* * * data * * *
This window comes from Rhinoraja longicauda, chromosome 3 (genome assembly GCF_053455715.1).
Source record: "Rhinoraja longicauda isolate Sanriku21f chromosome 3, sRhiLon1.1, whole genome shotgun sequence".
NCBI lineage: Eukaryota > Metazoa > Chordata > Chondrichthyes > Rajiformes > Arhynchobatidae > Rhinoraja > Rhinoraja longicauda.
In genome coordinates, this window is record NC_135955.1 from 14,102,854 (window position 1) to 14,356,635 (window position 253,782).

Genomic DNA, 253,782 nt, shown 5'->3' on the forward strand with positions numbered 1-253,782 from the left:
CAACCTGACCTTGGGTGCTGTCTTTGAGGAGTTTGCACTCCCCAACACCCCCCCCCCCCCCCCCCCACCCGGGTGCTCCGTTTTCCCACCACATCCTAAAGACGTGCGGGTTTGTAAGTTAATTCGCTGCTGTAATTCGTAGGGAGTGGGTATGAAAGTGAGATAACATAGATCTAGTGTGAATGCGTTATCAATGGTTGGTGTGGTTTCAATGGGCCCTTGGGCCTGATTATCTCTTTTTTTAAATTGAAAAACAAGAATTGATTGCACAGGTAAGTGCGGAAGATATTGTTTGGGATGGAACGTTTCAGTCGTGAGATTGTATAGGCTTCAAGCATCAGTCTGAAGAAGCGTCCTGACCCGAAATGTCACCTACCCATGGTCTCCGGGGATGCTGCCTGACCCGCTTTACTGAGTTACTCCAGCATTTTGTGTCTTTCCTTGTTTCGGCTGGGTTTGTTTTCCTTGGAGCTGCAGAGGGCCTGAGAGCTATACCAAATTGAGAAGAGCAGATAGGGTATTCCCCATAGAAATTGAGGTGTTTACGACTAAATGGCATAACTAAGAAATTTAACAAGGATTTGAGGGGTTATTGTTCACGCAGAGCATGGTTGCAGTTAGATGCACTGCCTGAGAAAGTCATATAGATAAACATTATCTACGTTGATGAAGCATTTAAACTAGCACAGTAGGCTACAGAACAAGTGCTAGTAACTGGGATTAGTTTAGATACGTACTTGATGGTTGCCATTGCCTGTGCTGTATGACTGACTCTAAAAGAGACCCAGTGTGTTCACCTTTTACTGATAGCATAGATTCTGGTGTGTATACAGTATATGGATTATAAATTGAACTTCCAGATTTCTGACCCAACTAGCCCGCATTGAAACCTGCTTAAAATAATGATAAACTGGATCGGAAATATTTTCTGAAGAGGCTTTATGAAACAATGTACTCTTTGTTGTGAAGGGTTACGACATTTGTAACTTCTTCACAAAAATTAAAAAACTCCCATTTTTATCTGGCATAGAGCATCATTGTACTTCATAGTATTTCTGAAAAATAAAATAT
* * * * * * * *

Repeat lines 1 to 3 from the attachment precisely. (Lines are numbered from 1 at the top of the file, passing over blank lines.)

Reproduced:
This window comes from Rhinoraja longicauda, chromosome 3 (genome assembly GCF_053455715.1).
Source record: "Rhinoraja longicauda isolate Sanriku21f chromosome 3, sRhiLon1.1, whole genome shotgun sequence".
NCBI lineage: Eukaryota > Metazoa > Chordata > Chondrichthyes > Rajiformes > Arhynchobatidae > Rhinoraja > Rhinoraja longicauda.